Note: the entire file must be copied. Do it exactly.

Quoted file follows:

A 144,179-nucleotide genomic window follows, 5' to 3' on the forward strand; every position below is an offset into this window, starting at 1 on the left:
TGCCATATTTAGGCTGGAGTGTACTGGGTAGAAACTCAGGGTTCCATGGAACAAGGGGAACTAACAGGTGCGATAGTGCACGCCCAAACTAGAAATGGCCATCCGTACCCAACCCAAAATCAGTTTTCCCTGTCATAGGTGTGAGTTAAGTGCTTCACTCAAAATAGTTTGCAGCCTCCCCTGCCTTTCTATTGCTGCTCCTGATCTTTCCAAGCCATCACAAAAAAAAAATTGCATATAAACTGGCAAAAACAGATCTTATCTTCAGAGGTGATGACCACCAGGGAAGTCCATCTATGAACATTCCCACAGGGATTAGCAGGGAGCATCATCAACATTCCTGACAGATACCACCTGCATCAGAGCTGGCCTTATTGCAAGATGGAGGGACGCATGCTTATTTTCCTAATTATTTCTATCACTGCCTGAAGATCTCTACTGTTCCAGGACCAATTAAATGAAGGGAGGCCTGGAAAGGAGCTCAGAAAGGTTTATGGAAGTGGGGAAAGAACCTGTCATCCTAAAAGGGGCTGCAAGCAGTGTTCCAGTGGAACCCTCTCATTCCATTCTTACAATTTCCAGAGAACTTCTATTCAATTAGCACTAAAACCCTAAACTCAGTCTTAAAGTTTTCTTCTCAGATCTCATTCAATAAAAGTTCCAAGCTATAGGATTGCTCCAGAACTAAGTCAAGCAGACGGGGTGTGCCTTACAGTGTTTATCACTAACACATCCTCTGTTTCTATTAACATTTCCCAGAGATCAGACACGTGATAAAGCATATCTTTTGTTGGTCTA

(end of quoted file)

A 144,179-nucleotide genomic window follows, 5' to 3' on the forward strand; every position below is an offset into this window, starting at 1 on the left:
TGCCATATTTAGGCTGGAGTGTACTGGGTAGAAACTCAGGGTTCCATGGAACAAGGGGAACTAACAGGTGCGATAGTGCACGCCCAAACTAGAAATGGCCATCCGTACCCAACCCAAAATCAGTTTTCCCTGTCATAGGTGTGAGTTAAGTGCTTCACTCAAAATAGTTTGCAGCCTCCCCTGCCTTTCTATTGCTGCTCCTGATCTTTCCAAGCCATCACAAAAAAAAAATTGCATATAAACTGGCAAAAACAGATCTTATCTTCAGAGGTGATGACCACCAGGGAAGTCCATCTATGAACATTCCCACAGGGATTAGCAGGGAGCATCATCAACATTCCTGACAGATACCACCTGCATCAGAGCTGGCCTTATTGCAAGATGGAGGGACGCATGCTTATTTTCCTAATTATTTCTATCACTGCCTGAAGATCTCTACTGTTCCAGGACCAATTAAATGAAGGGAGGCCTGGAAAGGAGCTCAGAAAGGTTTATGGAAGTGGGGAAAGAACCTGTCATCCTAAAAGGGGCTGCAAGCAGTGTTCCAGTGGAACCCTCTCATTCCATTCTTACAATTTCCAGAGAACTTCTATTCAATTAGCACTAAAACCCTAAACTCAGTCTTAAAGTTTTCTTCTCAGATCTCATTCAATAAAAGTTCCAAGCTATAGGATTGCTCCAGAACTAAGTCAAGCAGACGGGGTGTGCCTTACAGTGTTTATCACTAACACATCCTCTGTTTCTATTAACATTTCCCAGAGATCAGACACGTGATAAAGCATATCTTTTGTTGGTCTA